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Reflection Rule of a Fourier Transform

  1. Oct 14, 2009 #1
    I feel a bit dumb, but could someone help me see this:

    [tex]G(s):= \int_{-\infty}^{\infty}f(-x)e^{-2\pi isx}dx = \int_{-\infty}^{\infty}f(u)e^{-2\pi i(-s)u}du = F(-s)[/tex]
  2. jcsd
  3. Oct 14, 2009 #2


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    You're about to feel even dumber! (But actually be smarter.)

    Let u= -x. Then [itex]-2\pi isx= -2\pi i(-s)u[/itex], f(-x) becomes f(u), of course.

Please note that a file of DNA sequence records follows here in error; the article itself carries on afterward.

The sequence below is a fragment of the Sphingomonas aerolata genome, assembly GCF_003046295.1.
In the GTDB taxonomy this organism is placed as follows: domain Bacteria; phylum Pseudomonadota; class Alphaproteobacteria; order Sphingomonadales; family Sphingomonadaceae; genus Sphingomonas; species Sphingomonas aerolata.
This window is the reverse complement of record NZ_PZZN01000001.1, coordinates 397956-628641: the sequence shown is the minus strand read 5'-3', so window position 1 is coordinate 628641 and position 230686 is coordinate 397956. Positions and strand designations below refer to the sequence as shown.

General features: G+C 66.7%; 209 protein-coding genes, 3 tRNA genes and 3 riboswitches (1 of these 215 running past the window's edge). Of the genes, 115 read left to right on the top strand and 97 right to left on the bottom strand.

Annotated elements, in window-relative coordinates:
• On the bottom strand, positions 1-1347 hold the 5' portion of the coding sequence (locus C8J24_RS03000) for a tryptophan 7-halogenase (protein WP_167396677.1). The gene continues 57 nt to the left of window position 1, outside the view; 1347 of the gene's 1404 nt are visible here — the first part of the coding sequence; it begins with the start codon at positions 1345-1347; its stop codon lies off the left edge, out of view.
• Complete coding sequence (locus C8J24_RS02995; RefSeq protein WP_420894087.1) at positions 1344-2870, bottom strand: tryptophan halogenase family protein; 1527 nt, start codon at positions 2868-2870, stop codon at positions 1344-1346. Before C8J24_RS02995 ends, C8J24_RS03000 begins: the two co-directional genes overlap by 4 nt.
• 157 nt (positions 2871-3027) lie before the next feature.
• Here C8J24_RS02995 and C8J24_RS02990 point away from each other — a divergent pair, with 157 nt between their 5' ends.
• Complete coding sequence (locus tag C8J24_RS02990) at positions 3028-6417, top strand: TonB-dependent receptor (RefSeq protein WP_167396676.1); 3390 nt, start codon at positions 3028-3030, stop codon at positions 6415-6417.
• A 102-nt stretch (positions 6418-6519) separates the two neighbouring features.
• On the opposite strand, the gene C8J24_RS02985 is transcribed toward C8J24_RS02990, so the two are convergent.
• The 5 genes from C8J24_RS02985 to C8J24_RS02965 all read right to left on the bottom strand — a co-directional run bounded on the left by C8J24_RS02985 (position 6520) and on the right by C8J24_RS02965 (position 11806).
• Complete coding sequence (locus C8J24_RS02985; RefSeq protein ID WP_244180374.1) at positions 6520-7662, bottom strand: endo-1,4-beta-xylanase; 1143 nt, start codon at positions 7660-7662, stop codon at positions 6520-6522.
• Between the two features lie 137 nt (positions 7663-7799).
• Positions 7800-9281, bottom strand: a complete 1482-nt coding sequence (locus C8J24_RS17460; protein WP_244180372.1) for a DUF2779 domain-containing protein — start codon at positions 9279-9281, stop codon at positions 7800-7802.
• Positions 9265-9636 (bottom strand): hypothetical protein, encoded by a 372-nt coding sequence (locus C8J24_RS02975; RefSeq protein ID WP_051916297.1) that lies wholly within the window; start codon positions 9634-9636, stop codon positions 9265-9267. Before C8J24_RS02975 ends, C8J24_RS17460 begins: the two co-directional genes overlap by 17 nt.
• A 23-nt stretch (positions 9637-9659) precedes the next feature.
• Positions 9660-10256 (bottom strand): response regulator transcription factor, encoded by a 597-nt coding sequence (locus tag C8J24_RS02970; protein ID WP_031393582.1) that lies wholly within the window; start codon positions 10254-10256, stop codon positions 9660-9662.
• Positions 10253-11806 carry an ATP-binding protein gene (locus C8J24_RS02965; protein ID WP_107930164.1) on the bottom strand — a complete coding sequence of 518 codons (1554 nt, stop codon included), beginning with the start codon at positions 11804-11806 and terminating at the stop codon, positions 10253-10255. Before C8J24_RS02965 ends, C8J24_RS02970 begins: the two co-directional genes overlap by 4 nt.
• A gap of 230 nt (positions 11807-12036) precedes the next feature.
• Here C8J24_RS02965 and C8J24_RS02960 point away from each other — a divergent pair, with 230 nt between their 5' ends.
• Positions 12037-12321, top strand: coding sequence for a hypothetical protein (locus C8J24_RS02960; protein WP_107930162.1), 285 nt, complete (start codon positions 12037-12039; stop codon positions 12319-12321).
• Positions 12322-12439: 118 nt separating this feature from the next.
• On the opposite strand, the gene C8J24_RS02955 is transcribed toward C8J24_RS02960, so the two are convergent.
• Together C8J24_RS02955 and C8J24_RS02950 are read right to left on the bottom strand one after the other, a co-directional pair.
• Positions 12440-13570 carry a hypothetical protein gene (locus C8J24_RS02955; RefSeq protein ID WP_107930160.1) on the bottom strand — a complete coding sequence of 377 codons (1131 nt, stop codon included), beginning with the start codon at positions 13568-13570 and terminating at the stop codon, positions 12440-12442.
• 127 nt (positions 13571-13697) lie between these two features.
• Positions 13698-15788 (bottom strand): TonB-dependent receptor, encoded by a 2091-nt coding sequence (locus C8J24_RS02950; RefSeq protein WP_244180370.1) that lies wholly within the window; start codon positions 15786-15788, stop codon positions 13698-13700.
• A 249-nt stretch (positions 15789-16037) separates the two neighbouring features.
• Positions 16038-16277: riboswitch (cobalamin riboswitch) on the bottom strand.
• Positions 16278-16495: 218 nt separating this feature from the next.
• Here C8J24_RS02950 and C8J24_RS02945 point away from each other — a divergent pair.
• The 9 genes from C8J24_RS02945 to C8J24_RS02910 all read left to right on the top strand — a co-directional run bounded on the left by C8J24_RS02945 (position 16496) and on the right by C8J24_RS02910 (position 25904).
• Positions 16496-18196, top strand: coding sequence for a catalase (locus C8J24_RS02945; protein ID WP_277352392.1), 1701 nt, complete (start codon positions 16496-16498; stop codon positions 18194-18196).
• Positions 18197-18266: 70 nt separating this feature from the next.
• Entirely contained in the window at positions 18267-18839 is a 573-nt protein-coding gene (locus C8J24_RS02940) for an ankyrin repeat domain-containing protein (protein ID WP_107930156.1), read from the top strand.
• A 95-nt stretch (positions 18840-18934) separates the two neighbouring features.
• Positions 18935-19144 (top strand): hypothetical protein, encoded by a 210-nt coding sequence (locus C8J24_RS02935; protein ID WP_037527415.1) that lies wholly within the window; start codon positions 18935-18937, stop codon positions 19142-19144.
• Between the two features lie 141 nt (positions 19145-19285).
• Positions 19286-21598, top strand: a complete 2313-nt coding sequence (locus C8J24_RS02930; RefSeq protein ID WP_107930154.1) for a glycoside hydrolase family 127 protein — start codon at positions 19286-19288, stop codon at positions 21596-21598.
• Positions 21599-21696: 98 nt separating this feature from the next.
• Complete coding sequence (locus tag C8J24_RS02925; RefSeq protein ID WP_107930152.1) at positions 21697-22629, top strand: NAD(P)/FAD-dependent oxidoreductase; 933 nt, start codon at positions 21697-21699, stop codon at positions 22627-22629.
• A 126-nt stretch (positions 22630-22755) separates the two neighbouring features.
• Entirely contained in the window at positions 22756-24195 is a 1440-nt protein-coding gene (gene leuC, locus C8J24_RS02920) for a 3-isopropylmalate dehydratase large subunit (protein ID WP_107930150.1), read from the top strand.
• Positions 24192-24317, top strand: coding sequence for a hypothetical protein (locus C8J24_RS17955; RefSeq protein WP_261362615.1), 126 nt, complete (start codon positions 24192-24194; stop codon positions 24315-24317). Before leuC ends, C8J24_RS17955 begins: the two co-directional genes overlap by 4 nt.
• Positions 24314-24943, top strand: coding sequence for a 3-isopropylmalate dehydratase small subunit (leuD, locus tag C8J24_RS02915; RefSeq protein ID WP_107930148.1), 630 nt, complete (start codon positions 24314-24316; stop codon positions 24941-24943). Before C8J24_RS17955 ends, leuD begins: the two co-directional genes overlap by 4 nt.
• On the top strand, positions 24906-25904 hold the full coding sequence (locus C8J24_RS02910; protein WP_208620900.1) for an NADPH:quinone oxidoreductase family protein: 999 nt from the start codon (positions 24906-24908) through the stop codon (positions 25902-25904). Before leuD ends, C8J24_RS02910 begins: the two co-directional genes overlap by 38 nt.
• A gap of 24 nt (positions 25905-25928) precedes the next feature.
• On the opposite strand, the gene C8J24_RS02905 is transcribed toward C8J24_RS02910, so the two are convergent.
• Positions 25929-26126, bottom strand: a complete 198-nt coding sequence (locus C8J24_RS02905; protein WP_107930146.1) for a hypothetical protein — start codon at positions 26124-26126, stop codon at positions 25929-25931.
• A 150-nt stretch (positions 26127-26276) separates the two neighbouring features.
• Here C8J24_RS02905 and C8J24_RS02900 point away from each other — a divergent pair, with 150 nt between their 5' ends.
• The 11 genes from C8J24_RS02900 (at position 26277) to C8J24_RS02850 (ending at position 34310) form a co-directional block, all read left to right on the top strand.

As x goes to [itex]\infty[/itex], u goes to [itex]-\infty[/itex] and vice-versa so the limits of integration are switched. That's the reason the "-" in front of the first integral disappears.
  4. Oct 14, 2009 #3
    I feel dumber for not realizing this, and even more dumbest for this sentance. A little smarterest though for the learning...

  5. Oct 14, 2009 #4


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    Hey, you've got a long way to go before you are as dumberized as I am!
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